ner subjects that we sing with due
consideration, “Work for Exams are
Myrtle White and Mathilda Hansen
met with an accident while driving
to school, Monday, the horse running
away, tipping the buggy and dragging
it a short distance. The girls escaped
with only minor injuries.
The following program was given
during assembly period Wednesday.
Piano solo by Dorothy Hilsabeek;
violin selection, Howard Starr, with
piano accompaniment by Mrs. Starr;
vocal duet by Lois Henry and Lois
The Seniors were requested as a
part of their English work, to out line
a sermon on last Sunday. The out
lines did not meet with Mr. Bitner’s
approval. Watch the Seniors, with pen
in hand strolling to church Sunday
morning to retry their luck.
Ravenna plays Loup City at Ra
venna November 28. Ravenna Beat
Gibbon 23 to 0 and Loup City beat
Gibbon 21 to 0. This will be a good
game and the Beavers would appre
ciate a good delegation of boosters.
Get into your car and go along with
the boy a.
District court, with Judge Hostet
ler presiding will convene in Loup
City on Tuesday evening, November
28. Judge Hostetler wishes to get
home for Thanksgiving, hence the
night session. Following is the dock
Aufrecht, et al. vs. Henderson, et
al. Petition in equity.
Cameron vs. Gavdeski, et al. Peti
Carlsen vs. Schoening. et al. Peti
tion in foreclosure.
Chadoin. et al. vs. Koutskv, et al.
Draper vs. Converse, et al. Petition
Dold vs. Bankathg^, Mi Appeal from
Dold vs. Bankather, J. K. Appeal
from justice court.
Dierks Lbr. &: Coal Co., vs. Haller,
et al. Petition.
Farris. Puriton. et al. vs. J. G. Page
ler. Suit on notes.
Farris. Puriton, et al. vs. J. G. Page
ler. Suit on notes.
Gilbert, et al. vs. School Dist. Ne.
14. Petition in equity.
Henderson Bros., vs. Aufrecht. et al.
Kindred, vs. Slocum, et al. Peti
Loup City State Bank. vs. Schoen
ing. et al. Petition.
Leininger. vs. Iwan, et al. Petition
Miner, vs. Miner, et al. Petition.
Reed. vs. Zaworski. et al. Petition
Reynolds, vs. Domgard, et al. Peti
Radcliff, vs. Psota. Petition.
Trafas. vs. Garstka. Petition.
Titus, vs. Ebeile. et al. Foreclosure,
Wells, Abbott, et al. vs. Woten, et
al. Pettion at law.
Phoenix Mu. Life Ins. Co. vs. Ed
wards, et al. Foreclosure of mortgage.
CORN SHOW JANUARY 15 to 20.
A corn show is to be one of the big
features of Organized Agriculture
Week at the University Farm, Lin
coln. January 15 to 20, when twenty
eight agricultural societies meet sim
ultaneously for annual sessions. The
com show is to be held in connection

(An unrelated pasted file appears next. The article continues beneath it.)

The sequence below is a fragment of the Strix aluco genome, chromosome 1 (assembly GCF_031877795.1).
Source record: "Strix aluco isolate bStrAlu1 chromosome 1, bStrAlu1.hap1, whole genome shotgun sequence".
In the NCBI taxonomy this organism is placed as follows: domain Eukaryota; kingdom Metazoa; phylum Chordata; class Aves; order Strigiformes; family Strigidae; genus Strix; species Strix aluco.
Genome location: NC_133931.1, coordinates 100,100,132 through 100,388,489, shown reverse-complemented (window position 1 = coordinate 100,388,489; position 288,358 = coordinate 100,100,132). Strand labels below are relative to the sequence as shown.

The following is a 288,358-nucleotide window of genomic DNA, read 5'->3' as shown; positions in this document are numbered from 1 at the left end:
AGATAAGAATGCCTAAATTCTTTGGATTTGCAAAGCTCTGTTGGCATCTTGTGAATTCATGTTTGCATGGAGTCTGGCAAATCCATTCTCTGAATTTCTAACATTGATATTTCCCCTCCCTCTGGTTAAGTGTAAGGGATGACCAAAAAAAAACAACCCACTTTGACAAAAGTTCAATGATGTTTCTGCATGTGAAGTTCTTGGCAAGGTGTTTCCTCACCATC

with the apple, flower, and potato
show, both occupying the city audi
torium. The home economics associ
ation is arranging to have an exhibit
at the university farm campus.
Special attention is to be paid to
Nebraska youngsters w-ho are grow
ing com. Separate classes will be
provided for boys who have grown
their corn without help from adults,
and for boys who personally and in
dependently select the ears they wish
to enter from corn grown on land
operated by a relative, entries being
limited to boys from 10 to 18 years
of age inclusive.
DON’T RISK NEGLECT.
Don’t neglect a constant backache,
sharp, darting pains or urinary dis
orders. The danger of dropsy or
Bright’s disease is too serious to ig
nore. Use Doan's Kidney Pills as
have your friends and neighbors. A
Loup City case.
H. N. Hendrickson, blachsmith,
Loup City, says: “1 was flat on my
back for about three weeks on ac
count of the intense pain across my
kidneys. I had been following the
blacksmith trade for twenty-six
years and I think that had a lot to do
with bringing on the trouble in the
first place. I knew my kidneys were
out of order, so I began using Doan's
Kidney Pills. They cured me and I
have never been bothered since.”
Price, 50e., at 'all dealers. Don’t
simply ask for a kidney remedy—get
Doan’s Kidney Pills—the same that
cured Mr. Hendrickson. Foster-Mil
burn Co., Props., Buffalo, N. Y.
Colorado boxed apples, $1.70 to $2
a box, at Farmer*’ Union.
A MODEL COMMUNITY.
Down among the mountains of Ten
nesee, high on the Cumberland Table
lands, lies the little town of Clifty.
It is just a little mining town, peo
pled by a hardy, industrious set of
people, but it is showing to the world
how neighbors and frieqds may
“dwell together in unity.”
We have said that it is a mining
town, but it is more: that the people
are hardy and industrious, but they
are more: they have the true com
munity spirit—they are real neigh
This little town has conceived and
put into force some community
plans that might well be copied by
other towns; Of course almost everi
family in the town owns and culti
vates its own garden and "truck'
patches, but this is not all. A fen
years ago the mine superintendent. ;
man of considerable learning and of »
progressive spirit, conceived the plan
of having all the citizens of the town
own and cultivate a small tract of
land in common. Five or six acres
were first bought and cultivated as
a “community farm." The result was
a pronounced success, and eacn year
thereafter the tow-n added to its hold
ings until this past season it had
about one hundred acres under culti
vation on the “community” plan, and
the people announce their intention
of branching out still further.
Now there would be nothing out of
the common in this if the experiment
had not developed some gratifying
First, they discovered that instead
of fifteen or twenty families (about
the number interested in the "com
munity”) each having to own and